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Decrypting the “Alice Corp. v. CLS Bank International” software patent case: initial thoughts after a first read

June 19th, 2014 |  Published in Intellectual Property

No software patents


By: Gregory P. Bufithis, Esq.


19 June 2014 – Today the U.S. Supreme Court issued its decision in Alice Corp. v. CLS Bank International, a case about software patents that presented the issue whether certain claims about a computer-implemented, electronic escrow service for facilitating financial transactions concern abstract ideas ineligible for patent protection. It is the first Supreme Court case on the patentability of software since Gottschalk v. Benson in 1972. Patent lawyers were hoping this case would establish a test of patent-eligibility that clarifies under what circumstances one may patent software or can be found to be infringing on a software patent.

Um, not quite. The ruling is bad news for software patents but not the knockout blow that software patent opponents were hoping for. And proponents of software patents will find a lot of language as evidence that most software patents are still valid.

It was a unanimous decision (written by Clarence Thomas) and is (suprisingly) quite short and light on footnotes. And … SURPRISE! … the word “software” dares not speak its name. It does not appear anywhere in the opinion.

But it still needs a re-read so here are just some general comments:

Brief background

Alice Corporation owns four patents on electronic methods and computer programs for financial-trading systems on which trades between two parties who are to exchange payment are settled by a third party in ways that reduce “counterparty” or “settlement” risk, or the risk that one party will perform while the other will not. According to Alice’s account, CLS Bank International and CLS Services Ltd. began to use a similar technology in 2002. Alice notified CLS Bank of its probable infringement of Alice’s patents, and the companies discussed licensing of the patents.

The opinion

1. Computer programmers will see the conceptual confusion immediately. And no surprise because we have seen this in scores of cases since the outset of the software patent debate. The Supreme Court rejects the patent because “each step does no more than require a generic computer to perform generic computer functions.” But many computer programmers would point out that this describes all software. Ask any programmer: software is nothing more than a long list of conventional mathematical operations. If you think a list of conventional operations isn’t patent-eligible, that implies that any “invention” you can implement by loading software on a generic computer isn’t patent-eligible.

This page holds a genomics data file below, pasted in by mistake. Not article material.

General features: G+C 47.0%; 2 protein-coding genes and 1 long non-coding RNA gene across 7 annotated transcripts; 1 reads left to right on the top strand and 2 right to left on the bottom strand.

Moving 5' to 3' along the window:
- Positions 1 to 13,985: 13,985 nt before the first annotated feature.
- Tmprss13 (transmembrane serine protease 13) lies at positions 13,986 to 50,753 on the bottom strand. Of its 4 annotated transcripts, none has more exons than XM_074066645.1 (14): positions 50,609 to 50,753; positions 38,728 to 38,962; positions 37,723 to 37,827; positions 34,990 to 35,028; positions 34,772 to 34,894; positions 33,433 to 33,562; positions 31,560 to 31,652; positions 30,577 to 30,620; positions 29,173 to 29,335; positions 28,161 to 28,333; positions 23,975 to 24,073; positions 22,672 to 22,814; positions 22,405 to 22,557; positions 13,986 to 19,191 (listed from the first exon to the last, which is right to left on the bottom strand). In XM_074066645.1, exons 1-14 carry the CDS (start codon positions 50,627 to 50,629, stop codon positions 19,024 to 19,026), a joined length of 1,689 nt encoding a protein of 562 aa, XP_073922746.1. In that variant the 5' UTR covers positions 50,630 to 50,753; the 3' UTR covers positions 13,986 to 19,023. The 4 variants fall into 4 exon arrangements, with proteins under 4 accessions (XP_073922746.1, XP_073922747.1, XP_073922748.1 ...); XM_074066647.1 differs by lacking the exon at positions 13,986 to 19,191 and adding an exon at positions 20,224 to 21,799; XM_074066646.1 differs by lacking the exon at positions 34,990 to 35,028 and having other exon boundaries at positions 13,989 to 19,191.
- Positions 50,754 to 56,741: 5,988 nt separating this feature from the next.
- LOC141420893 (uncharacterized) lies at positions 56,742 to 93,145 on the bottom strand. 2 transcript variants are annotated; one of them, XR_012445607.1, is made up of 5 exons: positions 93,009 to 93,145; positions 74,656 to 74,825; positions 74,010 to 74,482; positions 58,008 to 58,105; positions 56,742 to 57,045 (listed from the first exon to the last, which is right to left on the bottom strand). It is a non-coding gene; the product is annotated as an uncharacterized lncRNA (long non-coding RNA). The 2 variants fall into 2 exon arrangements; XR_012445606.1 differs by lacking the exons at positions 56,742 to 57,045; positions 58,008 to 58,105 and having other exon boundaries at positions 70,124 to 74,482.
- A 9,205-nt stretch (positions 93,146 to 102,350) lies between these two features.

2. The wording certainly leaves the door open to a stricter limits on software patents in the future. One problem is that Thomas, in his summary of Gottschalk v. Benson (the court’s first software patent case in 1972) says the invention in that case wasn’t patentable because it could be “carried out in existing computers long in use.” Well, the same point could be made about a wide variety of modern software patents, like Amazon’s “one-click shopping” patent. And as Ernie Smith (my “go to” computer science guy on all-things-like-this) told me the Church–Turing thesis (a major computer science thesis) says that any computer program can, in principle, be implemented on any computer. So where does that leave us?

3. This ain’t the last Supreme Court “patentability of software” case. Sooner or later we will have a computer science wonk on the Court and the Court will get a doozy of a case and deal with THE question: a software patent where there’s a genuine disagreement about whether the patent should be valid. For now, we have language a future Court could use to eliminate software patents but we also have wishy-washy language that can be cited to justify/not justify invalidating software patents.

But … the case is clearly in an established trend: the Court has steadily but incrementally restricted patent rights.

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